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Problem

Question taken from here.

I want to go up a flight of stairs that has n steps. I can either take 1 or 2 steps each time. How many different ways can I go up this flight of stairs? Write a function count_stair_ways that solves this problem for me. def count_stair_ways(n):

Solution:

def count_stair_ways(n):
    if n == 1: # 1 way to flight 1 stair case step
        return 1
    if n ==2: # 2 ways to flight 2 stair case steps(1+1, 2)
        return 2
    return count_stair_ways(n-1) + count_stair_ways(n-2)

Can we improve this code?

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  • \$\begingroup\$ Is this quicker than a for i in range(n) construction? \$\endgroup\$ – Mast Jul 8 '15 at 8:30
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The staircase problem actually just generates the Fibonnacci sequence.

Whilst the recursive solution is nice, without memoization you're much better off just using a loop:

def count_stairways(n):

   a, b = 0, 1
   for _ in range(n):
       a, b = b, a+b

   return b

A nice alternative if you want multiple values out is to create a generator:

def count_stairways():

    a, b = 0, 1
    while True:
        a, b = b, a+b
        yield b

If you just want a particular value (possibly for a large n), the fibonnacci sequence actually has a closed form

 def count_stairways(n):

     phi = (1 + math.sqrt(5)) / 2

     return int((pow(phi, n+1) - pow(1-phi, n+1))/math.sqrt(5))
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  • \$\begingroup\$ +1 As with many problems, they can be reduced to something simpler and well understood. \$\endgroup\$ – recursion.ninja Jul 8 '15 at 18:59
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Your code is easy to understand and just works but it can still be improved.

Documentation

It could be nice to add some documentation to tell which values are expected.

Domain

When I tried with 0 as an input, I got a RuntimeError: maximum recursion depth exceeded. This is because the recursion calls go deeper and deeper into negative numbers without reaching a stop.

Adding :

if n < 0:
    return 0
if n == 0:
    return 1

just solves this problem. By the way, there is 1 way to flight a 0 stair case step.

Tests

It is a good habit to add tests for your code. I won't dive into testing framework and everything but just adding :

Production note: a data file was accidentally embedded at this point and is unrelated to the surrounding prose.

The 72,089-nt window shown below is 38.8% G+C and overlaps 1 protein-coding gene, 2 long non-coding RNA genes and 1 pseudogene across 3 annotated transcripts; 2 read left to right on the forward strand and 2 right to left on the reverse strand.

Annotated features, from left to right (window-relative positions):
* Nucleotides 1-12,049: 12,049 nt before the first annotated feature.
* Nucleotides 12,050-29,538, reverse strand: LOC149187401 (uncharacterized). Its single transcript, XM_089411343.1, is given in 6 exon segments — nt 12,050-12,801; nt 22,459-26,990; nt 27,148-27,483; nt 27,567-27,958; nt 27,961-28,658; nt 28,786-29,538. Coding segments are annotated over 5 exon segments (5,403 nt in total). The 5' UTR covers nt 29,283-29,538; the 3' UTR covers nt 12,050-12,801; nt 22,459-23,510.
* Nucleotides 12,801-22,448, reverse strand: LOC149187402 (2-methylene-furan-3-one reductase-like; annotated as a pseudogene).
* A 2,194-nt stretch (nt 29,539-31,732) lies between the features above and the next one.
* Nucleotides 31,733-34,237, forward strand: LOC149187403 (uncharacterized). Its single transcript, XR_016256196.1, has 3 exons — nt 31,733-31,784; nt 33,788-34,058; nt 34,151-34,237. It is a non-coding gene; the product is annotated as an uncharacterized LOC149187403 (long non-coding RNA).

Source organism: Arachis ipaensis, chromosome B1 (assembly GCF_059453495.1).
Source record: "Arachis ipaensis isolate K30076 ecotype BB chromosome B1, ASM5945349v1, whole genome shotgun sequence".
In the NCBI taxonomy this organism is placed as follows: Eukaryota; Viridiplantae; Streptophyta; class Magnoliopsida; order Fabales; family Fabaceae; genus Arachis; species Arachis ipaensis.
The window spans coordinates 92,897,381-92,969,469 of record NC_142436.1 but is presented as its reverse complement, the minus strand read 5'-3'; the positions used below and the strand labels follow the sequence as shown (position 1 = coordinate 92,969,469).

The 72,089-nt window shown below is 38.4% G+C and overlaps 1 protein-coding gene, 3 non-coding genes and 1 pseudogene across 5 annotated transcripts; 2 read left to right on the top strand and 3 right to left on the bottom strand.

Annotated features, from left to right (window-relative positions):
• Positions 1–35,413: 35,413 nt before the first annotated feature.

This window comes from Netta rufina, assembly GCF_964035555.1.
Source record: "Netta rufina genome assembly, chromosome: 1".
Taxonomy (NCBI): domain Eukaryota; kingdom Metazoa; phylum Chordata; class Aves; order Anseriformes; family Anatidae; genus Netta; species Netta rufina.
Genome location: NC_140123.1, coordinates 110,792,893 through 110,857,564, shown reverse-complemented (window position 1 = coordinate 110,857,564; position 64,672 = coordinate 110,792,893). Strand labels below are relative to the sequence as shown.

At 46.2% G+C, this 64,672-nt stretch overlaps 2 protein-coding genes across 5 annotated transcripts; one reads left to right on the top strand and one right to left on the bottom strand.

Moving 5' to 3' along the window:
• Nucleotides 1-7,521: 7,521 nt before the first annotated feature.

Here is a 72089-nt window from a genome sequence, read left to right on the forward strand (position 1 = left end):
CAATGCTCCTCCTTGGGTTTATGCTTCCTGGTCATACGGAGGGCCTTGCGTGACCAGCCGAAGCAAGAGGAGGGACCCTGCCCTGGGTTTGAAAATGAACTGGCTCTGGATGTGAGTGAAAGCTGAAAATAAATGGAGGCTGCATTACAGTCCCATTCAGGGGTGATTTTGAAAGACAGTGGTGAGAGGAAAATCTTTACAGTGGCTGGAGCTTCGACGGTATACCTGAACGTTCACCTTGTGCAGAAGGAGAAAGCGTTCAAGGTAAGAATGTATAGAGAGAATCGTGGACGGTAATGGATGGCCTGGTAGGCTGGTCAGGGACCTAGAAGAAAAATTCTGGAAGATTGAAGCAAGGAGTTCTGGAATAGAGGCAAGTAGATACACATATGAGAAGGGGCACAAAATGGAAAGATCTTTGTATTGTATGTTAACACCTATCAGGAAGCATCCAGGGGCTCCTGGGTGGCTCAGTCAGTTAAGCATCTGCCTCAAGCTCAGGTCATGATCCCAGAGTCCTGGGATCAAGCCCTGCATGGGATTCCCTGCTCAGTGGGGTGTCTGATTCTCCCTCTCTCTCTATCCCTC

if __name__ == "__main__":
    for n, value in enumerate([1, 1 ,2 ,3 ,5 ,8 ,13 ,21 ,34 ,55]):
        res = count_stair_ways(n)
        assert res == value, "exp:%d got:%d for n = %d" % (value, res, n)

gives you a nice way to see if things ever go wrong.

Keep it simple

Once you handle all n <= 0, you don't need to handle the cases 1 and 2 individually. You can remove :

if n == 1: # 1 way to flight 1 stair case step
    return 1
if n ==2: # 2 ways to flight 2 stair case steps(1+1, 2)
    return 2

and see that it still works fine.

At this point, the code becomes :

def count_stair_ways(n):
    """ Some doc. Input can be any integer n."""
    if n < 0:
        return 0
    if n == 0:
        return 1
    return count_stair_ways(n-1) + count_stair_ways(n-2)

if __name__ == "__main__":
    for n, value in enumerate([1, 1 ,2 ,3 ,5 ,8 ,13 ,21 ,34 ,55]):
        res = count_stair_ways(n)
        assert res == value, "exp:%d got:%d for n = %d" % (value, res, n)

Performance

Your solution will be slow for any big (or even medium) inputs. You can easily see add a print statement at the beginning of the function to see how many times it gets called and you'll see that we compute the same things many times.

When n is 15, the function gets called that many times with the different inputs :

610 -1
987 0
610 1
377 2
233 3
144 4
 89 5
 55 6
 34 7
 21 8
 13 9
  8 10
  5 11
  3 12
  2 13
  1 14
  1 15

There must be a better way. Using memoization is the way to go but there's an even easier option involving a simple loop.

def count_stair_ways(n):
    """ Some doc. Input can be any integer n."""
    a, b = 0, 1
    for _ in range(n + 1):
        a, b = b, a + b
    return a

Going further

You sequence actually corresponds to Fibonacci numbers. You'll find various super efficient way to compute them.

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This solution takes a problem of size n and decomposes it into two problems of approximately size n - 1. The complexity would therefore be O(2n). Furthermore, many of those computations would be performed over and over again, so the solution would benefit greatly from memoization.

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  • \$\begingroup\$ sure, i will add cache to store the results. I did similar problem here. My idea was to first appreciate the power of tree recursion. \$\endgroup\$ – overexchange Jul 8 '15 at 8:50
  • \$\begingroup\$ @overexchange The problem is performance. Every function call the VM has to save a lot of data to the stack. This is slooow even for n=40, which is plausible. And you will run out of stack space for large n. \$\endgroup\$ – jacwah Jul 8 '15 at 8:52
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To get style out of the way:

You should have a space after == in if n ==2.


You can combine the first two if-else statements into one statement with:

if n in (1, 2):
    return n

Like @200_success said, you should be caching your results, so that way, when you keeping increasing, you won't have to recalculate every thing over and over.

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